'No-deal increasingly likely': Heiko Maas on latest Brexit defeat
Britain crashing out of the EU with no deal in place is becoming an increasingly likely scenario, Germany's Foreign Minister said Tuesday.
It came after parliament in London rejected an agreement thrashed out by Prime Minister Theresa May and EU leaders.
"With this (parliamentary) decision, we are getting closer and closer to a no-deal scenario," said Heiko Maas, accusing the UK of "gambling carelessly with the well-being of citizens and the economy".
"Unfortunately, I can only say that at the moment Germany has prepared for all the worst cases as well as possible."
However, he added that he still hoped Britain could avoid a "disorderly" Brexit.
Mit dem #brexitvote in UK rücken wir einem No-Deal-#Brexit immer näher. Wer das Abkommen ablehnt, spielt auf fahrlässige Weise mit dem Wohl der BürgerInnen und der Wirtschaft. Klar hoffen wir auch die kommenden 17 Tage noch, dass wir den ungeregelten Brexit vermeiden können.— Heiko Maas (@HeikoMaas) March 13, 2019
As The Local reported, the latest development continues to leave British citizens in the EU in limbo. After the vote, groups called for authorities to protect their rights.
"We need the EU Council to agree to ring fence and rescue our rights to be able to keep our jobs, stay in our homes, get medical treatment or be paid our pensions," said British in Germany on Twitter.
We‘re just over 400 hours from when the UK is due to leave the EU. The lives of #the5million are #inlimbo— British in Germany (@BritsinGermany) March 12, 2019
We need @EUCouncil to agree to ring-fence and #RescueOurRights to be able keep our jobs, stay in our homes, get medical treatment or be paid our pensions
'The best and only deal'
British MPs resoundingly rejected May's Brexit deal for a second time on Tuesday, plunging the
country into further uncertainty just 17 days before it is due to split from the EU.
The House of Commons voted 391-242 against the divorce deal, even after May secured further guarantees from Brussels over its most controversial elements.
The move risks unleashing economic chaos, as Britain is scheduled to end ties with its biggest trade partner after 46 years on March 29, no matter what.
Appearing before MPs in a voice half-breaking due to a cold, May defiantly vowed to fight on, saying she "profoundly" rejected the outcome.
"The deal we've negotiated is the best and indeed the only deal," she told the hushed chamber moments after the vote.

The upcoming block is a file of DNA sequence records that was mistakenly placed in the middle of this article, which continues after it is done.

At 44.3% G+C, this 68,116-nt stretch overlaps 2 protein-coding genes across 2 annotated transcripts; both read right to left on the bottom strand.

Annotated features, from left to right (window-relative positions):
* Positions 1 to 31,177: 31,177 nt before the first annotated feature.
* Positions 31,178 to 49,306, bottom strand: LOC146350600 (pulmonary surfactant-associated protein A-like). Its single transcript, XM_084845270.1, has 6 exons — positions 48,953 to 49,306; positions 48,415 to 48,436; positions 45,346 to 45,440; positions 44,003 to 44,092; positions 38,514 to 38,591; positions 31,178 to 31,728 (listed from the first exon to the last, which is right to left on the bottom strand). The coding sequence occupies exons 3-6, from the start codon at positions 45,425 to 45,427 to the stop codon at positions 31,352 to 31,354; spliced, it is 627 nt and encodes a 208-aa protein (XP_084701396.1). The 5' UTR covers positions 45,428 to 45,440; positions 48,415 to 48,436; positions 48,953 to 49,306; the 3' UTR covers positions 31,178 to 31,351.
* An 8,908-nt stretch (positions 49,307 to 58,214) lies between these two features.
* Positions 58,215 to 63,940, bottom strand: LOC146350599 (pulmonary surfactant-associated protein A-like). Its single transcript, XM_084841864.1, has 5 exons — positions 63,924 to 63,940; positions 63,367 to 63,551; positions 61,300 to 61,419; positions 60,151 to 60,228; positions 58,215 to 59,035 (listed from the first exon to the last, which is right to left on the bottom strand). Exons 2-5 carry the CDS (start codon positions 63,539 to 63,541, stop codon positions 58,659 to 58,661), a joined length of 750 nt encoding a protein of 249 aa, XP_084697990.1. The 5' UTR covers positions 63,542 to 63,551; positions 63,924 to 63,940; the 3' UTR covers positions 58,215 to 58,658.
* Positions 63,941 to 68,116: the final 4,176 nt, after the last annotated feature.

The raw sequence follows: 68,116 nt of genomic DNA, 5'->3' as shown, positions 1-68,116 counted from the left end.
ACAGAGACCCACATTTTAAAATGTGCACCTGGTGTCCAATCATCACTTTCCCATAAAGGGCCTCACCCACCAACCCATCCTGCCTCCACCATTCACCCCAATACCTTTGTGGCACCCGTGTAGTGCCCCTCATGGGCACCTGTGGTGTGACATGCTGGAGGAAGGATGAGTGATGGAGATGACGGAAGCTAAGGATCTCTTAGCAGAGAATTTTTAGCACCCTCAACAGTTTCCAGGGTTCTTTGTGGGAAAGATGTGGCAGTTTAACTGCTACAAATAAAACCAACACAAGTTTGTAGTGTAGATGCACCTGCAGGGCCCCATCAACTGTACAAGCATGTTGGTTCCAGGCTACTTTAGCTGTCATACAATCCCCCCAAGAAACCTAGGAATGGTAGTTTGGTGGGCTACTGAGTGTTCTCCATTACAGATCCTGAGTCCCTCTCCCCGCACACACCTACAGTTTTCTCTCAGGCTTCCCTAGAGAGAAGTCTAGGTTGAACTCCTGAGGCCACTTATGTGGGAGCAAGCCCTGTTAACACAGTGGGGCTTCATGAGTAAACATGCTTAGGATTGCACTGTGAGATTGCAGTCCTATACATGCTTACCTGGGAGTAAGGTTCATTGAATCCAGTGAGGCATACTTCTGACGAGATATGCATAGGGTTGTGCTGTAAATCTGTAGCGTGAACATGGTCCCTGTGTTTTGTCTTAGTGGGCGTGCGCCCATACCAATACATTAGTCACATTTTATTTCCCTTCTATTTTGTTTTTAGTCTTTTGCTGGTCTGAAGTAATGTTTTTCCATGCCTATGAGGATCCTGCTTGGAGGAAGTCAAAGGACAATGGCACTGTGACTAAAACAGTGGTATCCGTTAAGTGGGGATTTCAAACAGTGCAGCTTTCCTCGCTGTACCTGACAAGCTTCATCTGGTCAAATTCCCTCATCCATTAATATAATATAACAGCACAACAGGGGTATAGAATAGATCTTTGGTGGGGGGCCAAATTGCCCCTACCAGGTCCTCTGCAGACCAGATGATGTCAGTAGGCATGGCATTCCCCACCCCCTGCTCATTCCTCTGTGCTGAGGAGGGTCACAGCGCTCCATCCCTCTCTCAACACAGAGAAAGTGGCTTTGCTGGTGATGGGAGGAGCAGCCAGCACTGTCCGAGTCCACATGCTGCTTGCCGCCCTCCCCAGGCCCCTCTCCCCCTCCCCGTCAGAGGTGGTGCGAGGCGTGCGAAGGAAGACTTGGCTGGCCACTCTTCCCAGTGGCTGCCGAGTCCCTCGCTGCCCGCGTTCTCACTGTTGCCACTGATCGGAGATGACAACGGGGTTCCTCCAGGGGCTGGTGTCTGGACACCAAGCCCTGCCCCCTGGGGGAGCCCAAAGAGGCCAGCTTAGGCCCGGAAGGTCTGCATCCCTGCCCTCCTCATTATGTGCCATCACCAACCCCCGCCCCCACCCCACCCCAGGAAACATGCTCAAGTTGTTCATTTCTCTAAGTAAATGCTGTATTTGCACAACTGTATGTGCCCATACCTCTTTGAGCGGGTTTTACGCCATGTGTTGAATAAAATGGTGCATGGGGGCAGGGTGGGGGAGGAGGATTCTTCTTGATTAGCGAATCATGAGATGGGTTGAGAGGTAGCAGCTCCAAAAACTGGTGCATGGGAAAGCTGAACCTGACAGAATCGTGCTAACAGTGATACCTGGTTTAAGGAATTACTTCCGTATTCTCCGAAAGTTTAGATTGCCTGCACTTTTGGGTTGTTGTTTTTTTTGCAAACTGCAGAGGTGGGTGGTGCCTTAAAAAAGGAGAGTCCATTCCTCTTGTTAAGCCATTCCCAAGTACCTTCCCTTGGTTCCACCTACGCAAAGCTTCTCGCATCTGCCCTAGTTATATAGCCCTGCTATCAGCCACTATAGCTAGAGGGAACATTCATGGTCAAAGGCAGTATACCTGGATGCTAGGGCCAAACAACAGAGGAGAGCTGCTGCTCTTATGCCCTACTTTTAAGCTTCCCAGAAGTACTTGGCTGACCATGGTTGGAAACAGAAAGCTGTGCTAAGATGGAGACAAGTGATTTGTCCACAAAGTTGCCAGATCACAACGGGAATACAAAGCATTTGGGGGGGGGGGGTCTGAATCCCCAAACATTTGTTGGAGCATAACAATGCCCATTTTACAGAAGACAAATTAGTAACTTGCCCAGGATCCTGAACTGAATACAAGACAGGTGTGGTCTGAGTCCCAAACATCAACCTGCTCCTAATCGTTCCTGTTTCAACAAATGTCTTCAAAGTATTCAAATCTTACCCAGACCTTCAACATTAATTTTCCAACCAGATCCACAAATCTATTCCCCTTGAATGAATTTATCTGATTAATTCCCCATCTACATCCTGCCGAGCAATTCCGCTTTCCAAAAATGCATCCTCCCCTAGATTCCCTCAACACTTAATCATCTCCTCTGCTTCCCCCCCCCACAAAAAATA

May promised to allow MPs to vote on a "no deal" option on Wednesday and, if that is rejected as expected, to decide on Thursday whether to ask the EU to delay Brexit.
She said parliament faced "unenviable choices" if it voted for an extension, including revoking Brexit, holding a second referendum or leaving with another deal.
However, eurosceptics believe the current deal is so bad that it is worth the risk of leaving with no plan.
The latest vote comes two years after Britain set the clock ticking on its departure from the EU following a highly divisive referendum in 2016.
Michel Barnier, the EU chief Brexit negotiator, said Brussels had nothing more to offer and must now brace for the possibility of a messy divorce.
"The EU has done everything it can to help get the Withdrawal Agreement over the line," Barnier tweeted.
"The impasse can only be solved in the #UK. Our 'no-deal' preparations are now more important than ever before."
But a spokeswoman for European Commission chief Jean-Claude Juncker said EU members would consider a "reasoned request" for a Brexit delay.
SEE ALSO: No-deal Brexit: Which EU member state is being most generous to Britons?
'Deal is dead'
Jeremy Corbyn, leader of the main opposition Labour party who has been trying to force snap elections, said May must now admit that her government's overarching strategy had failed.
"Their deal, their proposal, the one the prime minister's put, is clearly dead," Corbyn said, calling on her to negotiate for a softer Brexit to keep close economic ties with the EU.
After MPs first rejected the 585-page Brexit deal in January, May promised changes to the hated backstop plan which is intended to keep open the border with EU member Ireland.
She announced she had secured the promised "legally binding changes" to the backstop -- which would keep Britain in the EU's customs union if and until a new way was found to avoid frontier checks -- after a last-minute trip to Strasbourg to meet EU leaders on the eve of the vote.
'No third chance'
The backstop is designed to protect the peace process in Northern Ireland, which involved the removal of border checks with the Republic of Ireland.
Brexit supporters wanted a unilateral way out of it, or a time limit to the arrangement, but the EU said this would make it worthless.
Leaders across Europe also united behind a message that this was the best and final offer Britain could expect.
"There will be no third chance," Juncker said after his talks on Monday with May.
If MPs vote against a no-deal exit on Wednesday, and want to postpone Brexit, the other 27 EU nations would need to agree.
Their leaders will meet in Brussels for a summit on March 21-22.
But any postponement may have to be short-lived. Juncker on Monday said Brexit "should be complete before the European elections" at the end of May.